Public health research team conduct study on hookah

Bridgett Zayas/Contributing Writer

The Department of Epidemiology at the University in the Robert Stempel College of Public Health and Social Work has established South Florida’s first clinical research lab for evaluating the effect of smoking flavored tobacco from hookah.

Dr. Wasim Maziak, principle investigator, Dr. Ziyad Ben Taleb, project director, and Dr. Mayra Vargas-Rivera, lab manager, started this investigation about eight months ago and focus primarily on participants ages 18 through 30.

A Florida Youth Tobacco Survey conducted in 2015 showed a significant decrease in the use of cigarettes by high school and middle school students. Since 1998, there has been a 75 percent decrease in cigarette use by high school students and an 89 percent decrease in cigarette use by middle school students.

However, the same survey shows that since 2009 there has been a 26 percent increase of hookah usage by high school students and a 95 percent increase of hookah usage by middle school students. The use of flavored tobacco products has increased by 38 percent and 41 percent by high school and middle school students, respectively, since 2010.

The clinical research came about after the National Institutes of Health began to offer grants for research on the effects of waterpipe and flavored tobacco, according to Maziak.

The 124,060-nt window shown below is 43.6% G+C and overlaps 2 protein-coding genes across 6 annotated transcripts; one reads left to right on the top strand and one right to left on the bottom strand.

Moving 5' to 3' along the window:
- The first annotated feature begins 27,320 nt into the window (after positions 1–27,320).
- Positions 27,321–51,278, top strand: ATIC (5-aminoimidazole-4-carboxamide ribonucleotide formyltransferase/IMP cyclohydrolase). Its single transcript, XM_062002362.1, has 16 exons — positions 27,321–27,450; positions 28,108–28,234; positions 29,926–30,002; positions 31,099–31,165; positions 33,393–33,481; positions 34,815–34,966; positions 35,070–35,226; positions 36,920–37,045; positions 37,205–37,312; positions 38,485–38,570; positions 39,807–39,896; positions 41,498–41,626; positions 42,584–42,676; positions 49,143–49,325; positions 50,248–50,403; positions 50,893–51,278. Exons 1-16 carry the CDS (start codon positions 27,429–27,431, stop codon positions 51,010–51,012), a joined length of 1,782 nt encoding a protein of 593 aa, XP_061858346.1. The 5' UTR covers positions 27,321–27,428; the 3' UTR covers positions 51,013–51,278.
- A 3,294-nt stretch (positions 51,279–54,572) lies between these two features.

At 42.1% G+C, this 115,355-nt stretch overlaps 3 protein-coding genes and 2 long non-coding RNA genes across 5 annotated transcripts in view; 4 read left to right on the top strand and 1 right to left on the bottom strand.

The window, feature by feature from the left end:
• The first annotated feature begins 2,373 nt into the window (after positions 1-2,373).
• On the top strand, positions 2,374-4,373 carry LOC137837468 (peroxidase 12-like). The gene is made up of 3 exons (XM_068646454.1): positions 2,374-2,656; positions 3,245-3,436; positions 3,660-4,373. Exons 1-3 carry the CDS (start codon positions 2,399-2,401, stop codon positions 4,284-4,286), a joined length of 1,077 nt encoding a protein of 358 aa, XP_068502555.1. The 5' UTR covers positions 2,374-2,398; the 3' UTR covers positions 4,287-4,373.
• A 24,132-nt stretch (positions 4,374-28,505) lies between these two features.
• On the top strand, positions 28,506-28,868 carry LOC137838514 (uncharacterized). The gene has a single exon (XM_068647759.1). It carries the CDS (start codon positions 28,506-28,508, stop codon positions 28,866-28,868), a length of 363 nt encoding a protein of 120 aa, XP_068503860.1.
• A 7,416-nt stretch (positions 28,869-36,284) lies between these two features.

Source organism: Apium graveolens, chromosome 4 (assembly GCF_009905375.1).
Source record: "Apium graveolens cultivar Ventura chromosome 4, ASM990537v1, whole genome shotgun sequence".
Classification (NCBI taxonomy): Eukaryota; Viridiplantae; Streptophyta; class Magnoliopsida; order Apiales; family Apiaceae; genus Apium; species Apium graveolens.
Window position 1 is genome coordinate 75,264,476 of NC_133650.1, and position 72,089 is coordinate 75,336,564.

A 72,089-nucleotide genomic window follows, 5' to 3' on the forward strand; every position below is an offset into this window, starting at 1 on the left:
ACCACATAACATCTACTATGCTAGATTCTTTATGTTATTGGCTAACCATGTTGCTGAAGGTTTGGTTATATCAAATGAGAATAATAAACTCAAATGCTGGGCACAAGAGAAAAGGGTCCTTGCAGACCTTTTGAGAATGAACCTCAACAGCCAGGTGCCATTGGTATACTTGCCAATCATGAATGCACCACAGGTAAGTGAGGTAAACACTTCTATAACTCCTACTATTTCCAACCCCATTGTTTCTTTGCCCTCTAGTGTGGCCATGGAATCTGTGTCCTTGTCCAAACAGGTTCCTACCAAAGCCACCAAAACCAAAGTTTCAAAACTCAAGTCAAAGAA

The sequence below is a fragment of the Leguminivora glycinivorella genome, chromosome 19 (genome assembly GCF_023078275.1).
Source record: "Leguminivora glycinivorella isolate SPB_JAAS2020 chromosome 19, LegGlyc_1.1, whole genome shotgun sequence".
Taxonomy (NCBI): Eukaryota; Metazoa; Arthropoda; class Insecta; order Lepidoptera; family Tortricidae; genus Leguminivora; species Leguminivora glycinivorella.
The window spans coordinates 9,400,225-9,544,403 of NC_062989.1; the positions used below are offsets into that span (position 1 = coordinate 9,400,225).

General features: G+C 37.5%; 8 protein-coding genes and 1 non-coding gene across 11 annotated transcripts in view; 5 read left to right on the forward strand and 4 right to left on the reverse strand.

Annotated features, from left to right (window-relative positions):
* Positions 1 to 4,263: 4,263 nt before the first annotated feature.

“We wanted to establish a lab that is specifically designed for this type of study,” Taleb said. “This includes a specialized room with a ventilation system where smoke can be vented to an enclosed area without leaking to other offices.”

Before receiving the grant, FIU had already made a commitment to research hookah, according to the research team, because it directly relates to the current issues in public health.

Some of the variables the research team will be using in in their experiment include puff topography, toxicant exposure, CO2 exposure, nicotine delivery and user satisfaction.

“Puff topography is a special instrument we attach to the waterpipe itself and as the subject inhales it records length of inhalation, frequency, depth, intervals and total volume of smoke inhaled,” Maziak said. “A lot of these parameters are important from a regulatory perspective.

If you can modify the product in a way that people take less puffs, or less deep puffs, or less smoke, then you are protecting these individuals even if they do not quit smoking,” Maziak said. “That is why we want to monitor puff topography.”

The research team hopes to provide the Food and Drug Administration with strong evidence that flavor is a major contributor to hookah’s attractiveness, especially towards young people.

“Our goal is not to remove hookah from the market or to deny people the right to choose,” Taleb said. “We want them to make informed choices and provide data and scientific evidence to show the effects of flavored tobacco on them.”

 

Photo retrieved from Flickr

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